Saturday, July 30, 2005
.Sassafras, is the last member of the family. Sassy, her nickname quite apropos, is the feistiest and most feared of the furry denizens of our house.
Her markings are referred to as tortoise-shell. While they cannot all be detected in the photo, there are five distinct colors in her fur. The Vet said she is probably a tabby-Maine Cooncat mix. She is the smallest of our pets, but you'd never know it to watch the dogs walk around the room to stay clear of her path. They give her a wide berth.
....Just as the other beasties had stories of how they came to be here with us, Sassy is no exception. She and a sister were within moments of meeting the maker, unlike her mother and three other siblings.
....I was driving down a street that day eight years ago, when a woman flagged me down. Her car was parked with the flashers blinking. Thinking she was having car problems, an easy mistake to make because she was driving a Yugo, I pulled over behind her. She was snuggling two tiny kittens in her arms. Their high-pitched meowing could be heard the length of her car as I came closer to her.
...."I just rescued these two kittens," she said to me. It was unfortunate, but that particular day I had forgotten the world's smallest violin which I usually carried in my breast pocket. She pointed up the hill above where we stood. There were two snarling Doberman Pinschers standing on a rock outcropping. She then pointed to the ditch below the shoulder of the road next to her door.
....I usually have a strong stomach, but the mutilated bodies of the unfortunate cat and her three kittens was sickening. They had quite literally been torn to pieces. The woman had been driving by and witnessed the mayhem. She said she laid on her horn and had even hit one of the dogs with her bumper. They then ran up the hillside and stationed themselves on the rocks. The woman was terrified that the dogs would comeback to finish what they had started, even if she were holding the kittens.
....I had to tip my hat to her, that was a brave act on her part. I had to admit that even with my presence, the dogs looked poised to come down at any moment. For all I knew, they may have been trained guard dogs or even worse, rabid. I ask why she didn't slowly move to the door of her car and get in. It turns out though, that in her rescue she had locked the door with the engine running.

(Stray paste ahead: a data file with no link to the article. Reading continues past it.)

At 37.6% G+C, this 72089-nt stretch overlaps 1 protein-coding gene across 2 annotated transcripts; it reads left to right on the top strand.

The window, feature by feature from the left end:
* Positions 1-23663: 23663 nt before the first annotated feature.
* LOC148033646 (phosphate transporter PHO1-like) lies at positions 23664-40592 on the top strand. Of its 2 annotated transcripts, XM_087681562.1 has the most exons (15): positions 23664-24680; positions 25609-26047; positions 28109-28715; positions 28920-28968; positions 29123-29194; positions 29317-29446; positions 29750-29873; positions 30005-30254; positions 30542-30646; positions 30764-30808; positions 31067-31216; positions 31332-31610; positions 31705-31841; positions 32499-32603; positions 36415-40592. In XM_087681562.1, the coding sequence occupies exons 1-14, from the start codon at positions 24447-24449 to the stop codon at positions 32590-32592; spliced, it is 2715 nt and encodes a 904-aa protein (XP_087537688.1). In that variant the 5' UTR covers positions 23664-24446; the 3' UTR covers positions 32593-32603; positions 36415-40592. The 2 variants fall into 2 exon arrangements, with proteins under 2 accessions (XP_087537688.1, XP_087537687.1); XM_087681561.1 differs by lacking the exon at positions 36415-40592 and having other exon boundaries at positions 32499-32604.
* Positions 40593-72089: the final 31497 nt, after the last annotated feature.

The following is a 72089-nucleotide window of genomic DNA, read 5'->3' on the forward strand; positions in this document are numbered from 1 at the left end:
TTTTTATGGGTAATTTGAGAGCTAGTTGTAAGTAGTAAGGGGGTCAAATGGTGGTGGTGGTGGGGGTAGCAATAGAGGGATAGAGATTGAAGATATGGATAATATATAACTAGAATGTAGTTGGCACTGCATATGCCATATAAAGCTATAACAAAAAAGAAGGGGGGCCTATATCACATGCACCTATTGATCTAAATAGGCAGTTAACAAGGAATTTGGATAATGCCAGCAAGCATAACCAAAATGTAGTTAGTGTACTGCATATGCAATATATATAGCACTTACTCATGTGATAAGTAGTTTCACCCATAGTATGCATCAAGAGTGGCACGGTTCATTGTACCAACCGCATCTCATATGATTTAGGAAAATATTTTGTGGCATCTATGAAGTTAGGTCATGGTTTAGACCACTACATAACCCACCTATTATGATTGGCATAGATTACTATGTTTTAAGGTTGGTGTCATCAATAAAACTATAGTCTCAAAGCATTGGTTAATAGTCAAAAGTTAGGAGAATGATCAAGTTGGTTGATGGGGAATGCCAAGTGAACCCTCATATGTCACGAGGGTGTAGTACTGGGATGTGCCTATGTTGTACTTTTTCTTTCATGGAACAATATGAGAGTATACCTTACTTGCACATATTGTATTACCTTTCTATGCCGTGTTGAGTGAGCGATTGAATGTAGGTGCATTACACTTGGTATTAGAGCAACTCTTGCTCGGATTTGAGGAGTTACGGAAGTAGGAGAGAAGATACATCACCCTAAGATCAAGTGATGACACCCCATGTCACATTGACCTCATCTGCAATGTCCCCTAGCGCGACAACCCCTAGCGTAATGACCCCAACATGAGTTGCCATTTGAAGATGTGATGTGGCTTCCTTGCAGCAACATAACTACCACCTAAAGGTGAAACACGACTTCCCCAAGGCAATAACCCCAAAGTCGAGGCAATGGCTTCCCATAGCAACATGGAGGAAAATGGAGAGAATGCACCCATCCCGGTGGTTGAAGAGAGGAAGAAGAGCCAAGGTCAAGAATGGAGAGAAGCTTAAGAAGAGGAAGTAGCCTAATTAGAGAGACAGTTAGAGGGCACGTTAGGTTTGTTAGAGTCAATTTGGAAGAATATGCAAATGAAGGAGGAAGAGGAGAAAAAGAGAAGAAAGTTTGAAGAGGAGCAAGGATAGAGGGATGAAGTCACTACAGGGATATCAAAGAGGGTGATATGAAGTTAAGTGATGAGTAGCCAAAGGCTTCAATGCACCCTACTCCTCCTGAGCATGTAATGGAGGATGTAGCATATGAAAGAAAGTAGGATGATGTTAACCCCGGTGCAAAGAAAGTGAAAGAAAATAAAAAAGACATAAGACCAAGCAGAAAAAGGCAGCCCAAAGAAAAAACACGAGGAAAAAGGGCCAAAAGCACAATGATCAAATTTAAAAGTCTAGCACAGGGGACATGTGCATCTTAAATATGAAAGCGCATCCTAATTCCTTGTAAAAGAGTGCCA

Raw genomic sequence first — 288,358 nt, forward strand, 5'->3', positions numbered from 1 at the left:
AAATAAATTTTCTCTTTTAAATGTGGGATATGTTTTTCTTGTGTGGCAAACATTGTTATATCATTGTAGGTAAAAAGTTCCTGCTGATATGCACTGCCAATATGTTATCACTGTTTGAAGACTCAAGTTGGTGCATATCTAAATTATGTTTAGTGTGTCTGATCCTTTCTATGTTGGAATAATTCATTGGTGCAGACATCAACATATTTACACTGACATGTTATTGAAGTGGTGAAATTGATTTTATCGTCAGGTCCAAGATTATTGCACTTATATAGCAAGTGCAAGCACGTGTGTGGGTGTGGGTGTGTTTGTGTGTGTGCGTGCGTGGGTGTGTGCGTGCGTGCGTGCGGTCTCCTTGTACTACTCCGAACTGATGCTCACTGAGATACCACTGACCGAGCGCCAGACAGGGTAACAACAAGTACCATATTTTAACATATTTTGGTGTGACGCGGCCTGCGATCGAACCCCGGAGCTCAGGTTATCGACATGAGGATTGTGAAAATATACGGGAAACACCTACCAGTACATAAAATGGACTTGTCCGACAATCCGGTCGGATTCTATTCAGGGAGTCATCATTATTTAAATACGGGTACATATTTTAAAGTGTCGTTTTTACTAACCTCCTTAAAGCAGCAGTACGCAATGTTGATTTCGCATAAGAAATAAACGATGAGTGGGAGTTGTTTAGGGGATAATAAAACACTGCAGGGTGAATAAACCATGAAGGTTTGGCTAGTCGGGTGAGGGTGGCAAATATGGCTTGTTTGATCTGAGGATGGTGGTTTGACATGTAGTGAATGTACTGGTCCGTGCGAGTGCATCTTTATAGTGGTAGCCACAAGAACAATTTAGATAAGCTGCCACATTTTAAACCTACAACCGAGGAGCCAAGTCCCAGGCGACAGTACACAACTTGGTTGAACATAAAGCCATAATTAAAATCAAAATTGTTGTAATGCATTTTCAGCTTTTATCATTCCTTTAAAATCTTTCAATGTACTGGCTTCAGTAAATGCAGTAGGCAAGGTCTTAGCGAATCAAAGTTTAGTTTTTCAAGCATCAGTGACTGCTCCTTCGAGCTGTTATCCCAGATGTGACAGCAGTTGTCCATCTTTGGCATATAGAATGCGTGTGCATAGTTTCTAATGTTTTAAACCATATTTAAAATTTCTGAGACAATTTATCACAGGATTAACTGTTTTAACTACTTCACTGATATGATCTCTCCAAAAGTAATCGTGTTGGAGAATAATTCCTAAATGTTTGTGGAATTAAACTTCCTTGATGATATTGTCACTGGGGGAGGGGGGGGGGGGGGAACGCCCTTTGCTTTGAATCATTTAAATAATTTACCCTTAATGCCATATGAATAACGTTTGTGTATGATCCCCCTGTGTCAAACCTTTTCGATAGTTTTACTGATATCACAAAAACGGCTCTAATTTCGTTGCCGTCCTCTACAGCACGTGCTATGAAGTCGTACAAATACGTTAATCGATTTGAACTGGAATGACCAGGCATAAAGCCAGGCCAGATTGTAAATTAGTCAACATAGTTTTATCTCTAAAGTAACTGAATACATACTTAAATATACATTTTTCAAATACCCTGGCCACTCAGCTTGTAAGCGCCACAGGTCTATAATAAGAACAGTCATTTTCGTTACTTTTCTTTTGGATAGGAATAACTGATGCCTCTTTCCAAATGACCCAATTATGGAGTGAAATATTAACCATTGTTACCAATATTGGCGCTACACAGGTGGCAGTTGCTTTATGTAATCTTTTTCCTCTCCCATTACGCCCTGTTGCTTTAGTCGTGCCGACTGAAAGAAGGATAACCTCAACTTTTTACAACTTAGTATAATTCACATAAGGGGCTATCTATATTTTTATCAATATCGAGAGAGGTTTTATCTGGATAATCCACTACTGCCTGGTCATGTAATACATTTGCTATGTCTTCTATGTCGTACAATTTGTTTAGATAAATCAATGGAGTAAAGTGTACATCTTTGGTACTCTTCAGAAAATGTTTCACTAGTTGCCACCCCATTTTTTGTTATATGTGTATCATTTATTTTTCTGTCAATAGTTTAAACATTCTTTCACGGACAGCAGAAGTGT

....I asked if she happened to have a spare key, it was a stab in the dark. Sure enough, she did have a spare, and to this day I still wonder if she ever removed it from the same ring as the other keys. She did happen to have five metal coat hangers - also locked in the car. Oh yeah, she had a cell phone...In the car!
....I took one of the kittens from her and told her to move slowly to my truck. My plan was to at least to put them in the cab out of harms way. If necessary we could jump inside also - out of harms way. It was then that I saw something moved dumb past brave on the list of her qualities. The passenger door of her car was not locked! In the end though, I had to give her a mulligan. I didn't exactly enjoy walking in the ditch and stepping over the remains of the other cats. With one kitten safely stashed on her front seat, I reached across and unlocked the driver's side door.
....Without a thank you or a f**k you, she handed me the other kitten and jumped into her car. She cracked the window and said that she'd keep the one in the car. "You can find a home for that one, right?" She asked or was it an order? Holding a crying kitten, I stood dumbfounded as she sped away, or at least moved as fast as a Yugo could go. A couple of sudden yelps and a heartbeat later I was in my truck.
....I realized, as it squirmed and dug its claw into my bare arm, I had just been saddled with a kitten, weaned maybe for only two days tops. We had a dog and a cat at home already. We were not looking for another pet. I thought that the least I could do was to take it home and give it some milk and some food. We could probably find a home for it.
....I didn't count on my daughter being home from work early. When she saw the tiny head peeking out of my unbuttoned shirt, she was instantly attached to it. I told her the story and thought that maybe that was a mistake. When I mentioned that it happened on the side of a road under a sassafras tree, she had made up our minds for us. Seeing its strong determination to get at the bowl of milk she held in her other hand, she said it sure was a sassy little thing. There it was, Sassy had been given her nick name and the tree I mentioned became her full name. - Sassafras.
....She eventually fit in and became number three on the role call of pets. Now, her gradual acceptance by Queen Oreo, the resident cat in charge of animal affairs, is another story, perhaps for another day.
Curmudgeon responsible for this post: Hale McKay at 12:35 AM